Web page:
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should you send out signed contract / comments on parent signing a pre-injury exculpatory agreement on child's behalf
July 12, 2019
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should you send out signed contract
    You should also advise people never to send out contracts already signed. Once a subscriber gets the contract with our signature on it they can make any changes they want to it.
name withheld 
    I agree it's a dangerous practice to send out signed contracts. But subscribers cannot change a contract that's been signed by you without your consent. You certainly should not be sending out a contract signed by you in WORD so that it can be changed, and even PDF copies can be changed [I think - though I don't know how to do it]. If a change is made to a contract you have sent out signed then you would have to promptly reject that contract when it was returned to you. If you don't object then you have tacitly approved the change. If you don't notice the change then there is a factual dispute as to whether you really didn't notice it, or approve the change. That could end up in litigation rather than a smooth transaction, which is what you want. If the subscriber alters the contract in a way that you would not be expected to notice then you won't be held to that contract and certainly not to that change. That would fall under the category of fraud. 
comments on does a parent have the authority to sign a pre-injury exculpatory agreement on behalf of her child from article on July 6, 2019
    I am curious to know that if a parent cannot waive future damages on behalf of their minor child and the child in legal reality does not have the capacity to contract and understand what the liability waiver is all about, what would a for profit company do in this case to protect itself from a claim?     Assuming all equipment and safe guard issues are in good order but for some reason beyond the for profit companies control there is an injury anyway. 
    Mike Rowe the celebrity behind the ‘Dirty Jobs’ tv show had a brilliant observation about this. Basically when ‘safety’ becomes an all-consuming topic that trumps everything else, it locks up opportunity in ways that are detrimental to everyone. In Oklahoma, and probably in most states, we cannot hire a young person, a minor, to do anything. So how do they learn about ‘work’? It’s a bigger problem than it appears at first; precisely on the grounds you outlined for us.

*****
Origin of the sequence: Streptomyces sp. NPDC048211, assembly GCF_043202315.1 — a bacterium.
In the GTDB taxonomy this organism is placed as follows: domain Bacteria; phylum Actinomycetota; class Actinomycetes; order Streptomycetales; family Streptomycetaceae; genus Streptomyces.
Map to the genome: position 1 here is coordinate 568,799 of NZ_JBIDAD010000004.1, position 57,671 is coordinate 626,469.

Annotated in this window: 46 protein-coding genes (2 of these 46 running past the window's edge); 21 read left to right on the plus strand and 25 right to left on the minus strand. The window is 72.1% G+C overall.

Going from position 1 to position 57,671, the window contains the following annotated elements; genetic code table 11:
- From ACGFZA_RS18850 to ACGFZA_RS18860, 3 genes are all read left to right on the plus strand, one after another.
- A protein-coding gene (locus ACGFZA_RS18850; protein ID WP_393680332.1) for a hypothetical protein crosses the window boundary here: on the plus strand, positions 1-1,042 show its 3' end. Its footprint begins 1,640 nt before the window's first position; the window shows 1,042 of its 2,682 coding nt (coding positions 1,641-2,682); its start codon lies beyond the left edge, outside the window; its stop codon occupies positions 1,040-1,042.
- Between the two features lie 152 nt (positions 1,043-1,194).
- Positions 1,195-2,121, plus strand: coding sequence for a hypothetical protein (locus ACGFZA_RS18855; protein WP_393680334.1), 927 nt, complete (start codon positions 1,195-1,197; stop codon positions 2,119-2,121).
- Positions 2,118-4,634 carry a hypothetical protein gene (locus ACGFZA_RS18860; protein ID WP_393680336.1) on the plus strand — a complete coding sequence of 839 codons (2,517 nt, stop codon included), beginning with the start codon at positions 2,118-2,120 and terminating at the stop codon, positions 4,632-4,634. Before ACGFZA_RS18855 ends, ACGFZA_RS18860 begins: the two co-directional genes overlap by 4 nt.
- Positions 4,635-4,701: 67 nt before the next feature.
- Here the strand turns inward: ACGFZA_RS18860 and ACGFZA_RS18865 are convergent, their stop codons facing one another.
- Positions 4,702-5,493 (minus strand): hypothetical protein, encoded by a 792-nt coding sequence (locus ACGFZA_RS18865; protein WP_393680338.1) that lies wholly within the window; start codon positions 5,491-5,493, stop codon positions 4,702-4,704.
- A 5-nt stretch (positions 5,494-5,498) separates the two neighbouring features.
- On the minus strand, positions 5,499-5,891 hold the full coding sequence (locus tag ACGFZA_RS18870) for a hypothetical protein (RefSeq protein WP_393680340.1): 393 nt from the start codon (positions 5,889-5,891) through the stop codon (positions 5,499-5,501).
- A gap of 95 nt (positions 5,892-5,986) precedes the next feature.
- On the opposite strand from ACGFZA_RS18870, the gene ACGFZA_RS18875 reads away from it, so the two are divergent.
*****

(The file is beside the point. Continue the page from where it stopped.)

Zeke Lay
Comtec Security
    I hadn't really thought about whether a parent can waive a child's common law rights. Apparently courts treat the issue differently depending on who is requesting the waiver. It's an important issue for the alarm industry, and one I haven't considered because it has not been an issue in cases I have handled. The alarm industry installs alarms in homes where children reside and in businesses where children are on the premises. These children are never asked to sign an alarm contract. When there is a burglary or fire the child could lose property or suffer injury. Will the alarm contract signed by the parent or the business, containing all the protective provisions, hold up against the claim of the child? Will the no third party beneficiary provision hold up against the child?
    Feel free to offer your two cents on this one.

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Ken Kirschenbaum,Esq
Kirschenbaum & Kirschenbaum PC
Attorneys at Law
200 Garden City Plaza
Garden City, NY 11530
516 747 6700 x 301